Class 47s: Where are they now?

Gareth Bayer’s survey of surviving Class 47s looks at the preserved locomotives, including main line registered machines, other operational examples, and those stored, undergoing overhaul or restoration.

THE preserved Class 47 fleet could be said to be in excellent shape. There is a good spread of different sub-classes; they are well dispersed, so everyone can enjoy at least one locomotive nearby; and the vast majority are either operational or are genuinely being restored or undergoing overhaul.

Although the National Railway Museum’s Royal ‘47’ No. 47798 is now restricted to base, there are still three main line-registered examples, with another due to return later in the year, providing a little additional variety to the ‘Brush 4’s still operating on the national network.

In total there are 30 of the Brush machines in preservation, with 17 operational, eight on the way back, and five either stored or for spares.

Technically preserved, but one of four such main line ‘47s’, the patriotic No. 47580 heads classmate No. 47270 at Coppenhall, Staffordshire, on April 22, 2017 with the return BLS’ ‘Y Triongl Gogledd Cymru’ railtour from Holyhead to Carnforth via Crewe. Aaron Glover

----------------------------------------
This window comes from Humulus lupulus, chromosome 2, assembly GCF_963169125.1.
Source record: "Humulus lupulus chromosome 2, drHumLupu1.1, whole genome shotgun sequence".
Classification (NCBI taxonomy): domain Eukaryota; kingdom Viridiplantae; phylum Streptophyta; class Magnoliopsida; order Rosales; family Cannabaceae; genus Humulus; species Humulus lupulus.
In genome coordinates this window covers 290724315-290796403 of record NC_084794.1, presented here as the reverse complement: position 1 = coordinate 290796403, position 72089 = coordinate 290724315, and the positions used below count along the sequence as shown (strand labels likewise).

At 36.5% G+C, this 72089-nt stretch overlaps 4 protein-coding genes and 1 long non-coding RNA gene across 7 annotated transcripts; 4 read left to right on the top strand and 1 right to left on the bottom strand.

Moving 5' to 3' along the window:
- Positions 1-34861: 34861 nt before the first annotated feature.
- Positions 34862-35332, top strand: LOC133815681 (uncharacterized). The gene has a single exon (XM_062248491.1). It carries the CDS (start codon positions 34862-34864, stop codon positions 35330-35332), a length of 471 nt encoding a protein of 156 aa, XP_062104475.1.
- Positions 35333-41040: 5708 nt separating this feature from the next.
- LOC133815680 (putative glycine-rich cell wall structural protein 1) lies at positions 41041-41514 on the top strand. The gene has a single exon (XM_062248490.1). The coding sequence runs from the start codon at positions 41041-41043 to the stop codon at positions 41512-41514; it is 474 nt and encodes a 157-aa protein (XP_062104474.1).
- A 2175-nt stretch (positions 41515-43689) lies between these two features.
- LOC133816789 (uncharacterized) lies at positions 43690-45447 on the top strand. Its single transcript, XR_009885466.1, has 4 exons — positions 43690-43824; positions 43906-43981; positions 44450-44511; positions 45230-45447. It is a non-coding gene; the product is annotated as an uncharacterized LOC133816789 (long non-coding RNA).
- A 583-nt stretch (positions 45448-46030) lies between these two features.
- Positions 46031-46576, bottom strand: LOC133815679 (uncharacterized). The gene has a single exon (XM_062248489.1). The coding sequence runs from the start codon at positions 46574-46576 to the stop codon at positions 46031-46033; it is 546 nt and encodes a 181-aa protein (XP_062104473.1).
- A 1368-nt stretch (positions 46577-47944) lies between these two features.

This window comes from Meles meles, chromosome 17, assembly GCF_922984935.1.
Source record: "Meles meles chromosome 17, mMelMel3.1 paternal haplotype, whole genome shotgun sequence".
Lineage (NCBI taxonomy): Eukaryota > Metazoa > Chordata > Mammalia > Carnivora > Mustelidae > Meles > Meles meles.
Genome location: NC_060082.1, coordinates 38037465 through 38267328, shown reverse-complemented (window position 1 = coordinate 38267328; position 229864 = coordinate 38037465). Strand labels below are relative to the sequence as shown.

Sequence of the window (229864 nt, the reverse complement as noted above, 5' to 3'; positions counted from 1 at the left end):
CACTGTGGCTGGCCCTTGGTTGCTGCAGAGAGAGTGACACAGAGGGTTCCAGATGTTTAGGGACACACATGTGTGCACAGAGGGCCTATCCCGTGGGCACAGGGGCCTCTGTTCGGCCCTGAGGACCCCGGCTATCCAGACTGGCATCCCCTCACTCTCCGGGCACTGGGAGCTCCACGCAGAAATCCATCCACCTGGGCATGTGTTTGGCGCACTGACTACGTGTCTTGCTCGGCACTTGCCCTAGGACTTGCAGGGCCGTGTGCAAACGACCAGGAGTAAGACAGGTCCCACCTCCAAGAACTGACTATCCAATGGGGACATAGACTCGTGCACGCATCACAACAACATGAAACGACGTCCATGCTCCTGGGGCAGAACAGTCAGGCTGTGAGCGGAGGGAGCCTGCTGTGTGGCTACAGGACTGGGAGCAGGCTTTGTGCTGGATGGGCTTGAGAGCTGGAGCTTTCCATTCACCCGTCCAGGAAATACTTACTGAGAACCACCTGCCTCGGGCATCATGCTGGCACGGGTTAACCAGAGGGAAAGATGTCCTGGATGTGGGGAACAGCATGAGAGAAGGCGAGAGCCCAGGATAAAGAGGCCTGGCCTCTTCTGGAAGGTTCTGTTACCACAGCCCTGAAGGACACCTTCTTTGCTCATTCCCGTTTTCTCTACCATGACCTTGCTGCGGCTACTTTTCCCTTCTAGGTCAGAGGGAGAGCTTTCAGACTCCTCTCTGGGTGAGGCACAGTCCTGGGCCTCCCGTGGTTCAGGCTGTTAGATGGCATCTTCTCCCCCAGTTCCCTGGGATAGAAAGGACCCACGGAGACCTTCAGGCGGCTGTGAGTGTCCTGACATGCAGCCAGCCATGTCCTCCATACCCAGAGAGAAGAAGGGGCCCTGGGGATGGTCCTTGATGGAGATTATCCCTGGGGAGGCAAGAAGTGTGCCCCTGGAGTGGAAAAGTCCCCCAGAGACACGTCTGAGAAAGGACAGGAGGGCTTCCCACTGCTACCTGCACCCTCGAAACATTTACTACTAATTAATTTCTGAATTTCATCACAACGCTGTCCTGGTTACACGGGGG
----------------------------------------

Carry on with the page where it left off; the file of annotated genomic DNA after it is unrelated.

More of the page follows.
By far the most patriotic locomotive in the country is the Stratford 47 Group’s No. 47580 County of Essex, which has been running around since June 2012 in a Union Flag livery inspired by the iconic 1977 Jubilee pairing of Nos. 47163 and 47164.

Stored as No. 47732 in April 2004, it was sold to metal recycling firm EMR in the big EWS locomotive sale in early 2007, who flipped it for preservation straight away.

It was moved to Tyseley in April 2007 and was quickly returned to service, repainted into Stratford Large Logo livery and reunited with its 47580 number and ‘Essex’ name at an event in June the following year.

Read more and view more images in the August issue of RE – on sale now!

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